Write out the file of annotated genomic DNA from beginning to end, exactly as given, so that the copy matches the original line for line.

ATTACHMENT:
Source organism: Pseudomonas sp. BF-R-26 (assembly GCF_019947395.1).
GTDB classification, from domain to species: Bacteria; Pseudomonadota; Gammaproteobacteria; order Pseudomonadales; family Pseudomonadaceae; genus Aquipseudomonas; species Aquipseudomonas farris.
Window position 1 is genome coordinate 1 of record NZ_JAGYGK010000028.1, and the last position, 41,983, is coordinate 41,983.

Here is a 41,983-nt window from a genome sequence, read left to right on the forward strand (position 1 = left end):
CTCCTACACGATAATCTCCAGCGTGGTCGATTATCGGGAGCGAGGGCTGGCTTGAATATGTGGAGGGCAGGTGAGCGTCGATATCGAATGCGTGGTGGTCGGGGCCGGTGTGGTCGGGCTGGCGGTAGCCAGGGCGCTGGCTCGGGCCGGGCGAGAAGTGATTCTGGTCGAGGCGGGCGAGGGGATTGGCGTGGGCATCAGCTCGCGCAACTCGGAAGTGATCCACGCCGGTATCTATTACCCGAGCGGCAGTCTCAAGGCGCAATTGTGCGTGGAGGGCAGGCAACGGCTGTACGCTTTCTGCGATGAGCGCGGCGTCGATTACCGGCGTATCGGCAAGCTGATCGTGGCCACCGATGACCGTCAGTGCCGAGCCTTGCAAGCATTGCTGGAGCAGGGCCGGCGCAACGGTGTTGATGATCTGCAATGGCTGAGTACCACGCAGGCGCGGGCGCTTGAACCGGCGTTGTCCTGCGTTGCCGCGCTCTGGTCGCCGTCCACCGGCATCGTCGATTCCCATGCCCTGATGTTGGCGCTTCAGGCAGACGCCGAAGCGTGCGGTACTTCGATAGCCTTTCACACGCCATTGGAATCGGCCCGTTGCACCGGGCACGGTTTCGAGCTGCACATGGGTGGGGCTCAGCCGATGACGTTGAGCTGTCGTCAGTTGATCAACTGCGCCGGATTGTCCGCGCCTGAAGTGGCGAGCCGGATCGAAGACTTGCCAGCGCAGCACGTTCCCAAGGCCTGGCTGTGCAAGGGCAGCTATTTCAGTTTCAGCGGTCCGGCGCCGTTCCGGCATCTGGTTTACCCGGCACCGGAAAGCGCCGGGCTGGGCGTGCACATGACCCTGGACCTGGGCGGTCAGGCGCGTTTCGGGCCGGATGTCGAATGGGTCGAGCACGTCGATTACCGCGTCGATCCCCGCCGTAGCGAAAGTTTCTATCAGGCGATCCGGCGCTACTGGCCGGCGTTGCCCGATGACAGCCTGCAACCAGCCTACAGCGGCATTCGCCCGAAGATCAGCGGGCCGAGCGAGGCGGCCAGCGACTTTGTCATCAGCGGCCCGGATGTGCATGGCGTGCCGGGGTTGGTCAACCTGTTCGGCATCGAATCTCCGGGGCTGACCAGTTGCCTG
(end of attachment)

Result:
Source organism: Pseudomonas sp. BF-R-26 (assembly GCF_019947395.1).
GTDB classification, from domain to species: Bacteria; Pseudomonadota; Gammaproteobacteria; order Pseudomonadales; family Pseudomonadaceae; genus Aquipseudomonas; species Aquipseudomonas farris.
Window position 1 is genome coordinate 1 of record NZ_JAGYGK010000028.1, and the last position, 41,983, is coordinate 41,983.

Here is a 41,983-nt window from a genome sequence, read left to right on the forward strand (position 1 = left end):
CTCCTACACGATAATCTCCAGCGTGGTCGATTATCGGGAGCGAGGGCTGGCTTGAATATGTGGAGGGCAGGTGAGCGTCGATATCGAATGCGTGGTGGTCGGGGCCGGTGTGGTCGGGCTGGCGGTAGCCAGGGCGCTGGCTCGGGCCGGGCGAGAAGTGATTCTGGTCGAGGCGGGCGAGGGGATTGGCGTGGGCATCAGCTCGCGCAACTCGGAAGTGATCCACGCCGGTATCTATTACCCGAGCGGCAGTCTCAAGGCGCAATTGTGCGTGGAGGGCAGGCAACGGCTGTACGCTTTCTGCGATGAGCGCGGCGTCGATTACCGGCGTATCGGCAAGCTGATCGTGGCCACCGATGACCGTCAGTGCCGAGCCTTGCAAGCATTGCTGGAGCAGGGCCGGCGCAACGGTGTTGATGATCTGCAATGGCTGAGTACCACGCAGGCGCGGGCGCTTGAACCGGCGTTGTCCTGCGTTGCCGCGCTCTGGTCGCCGTCCACCGGCATCGTCGATTCCCATGCCCTGATGTTGGCGCTTCAGGCAGACGCCGAAGCGTGCGGTACTTCGATAGCCTTTCACACGCCATTGGAATCGGCCCGTTGCACCGGGCACGGTTTCGAGCTGCACATGGGTGGGGCTCAGCCGATGACGTTGAGCTGTCGTCAGTTGATCAACTGCGCCGGATTGTCCGCGCCTGAAGTGGCGAGCCGGATCGAAGACTTGCCAGCGCAGCACGTTCCCAAGGCCTGGCTGTGCAAGGGCAGCTATTTCAGTTTCAGCGGTCCGGCGCCGTTCCGGCATCTGGTTTACCCGGCACCGGAAAGCGCCGGGCTGGGCGTGCACATGACCCTGGACCTGGGCGGTCAGGCGCGTTTCGGGCCGGATGTCGAATGGGTCGAGCACGTCGATTACCGCGTCGATCCCCGCCGTAGCGAAAGTTTCTATCAGGCGATCCGGCGCTACTGGCCGGCGTTGCCCGATGACAGCCTGCAACCAGCCTACAGCGGCATTCGCCCGAAGATCAGCGGGCCGAGCGAGGCGGCCAGCGACTTTGTCATCAGCGGCCCGGATGTGCATGGCGTGCCGGGGTTGGTCAACCTGTTCGGCATCGAATCTCCGGGGCTGACCAGTTGCCTG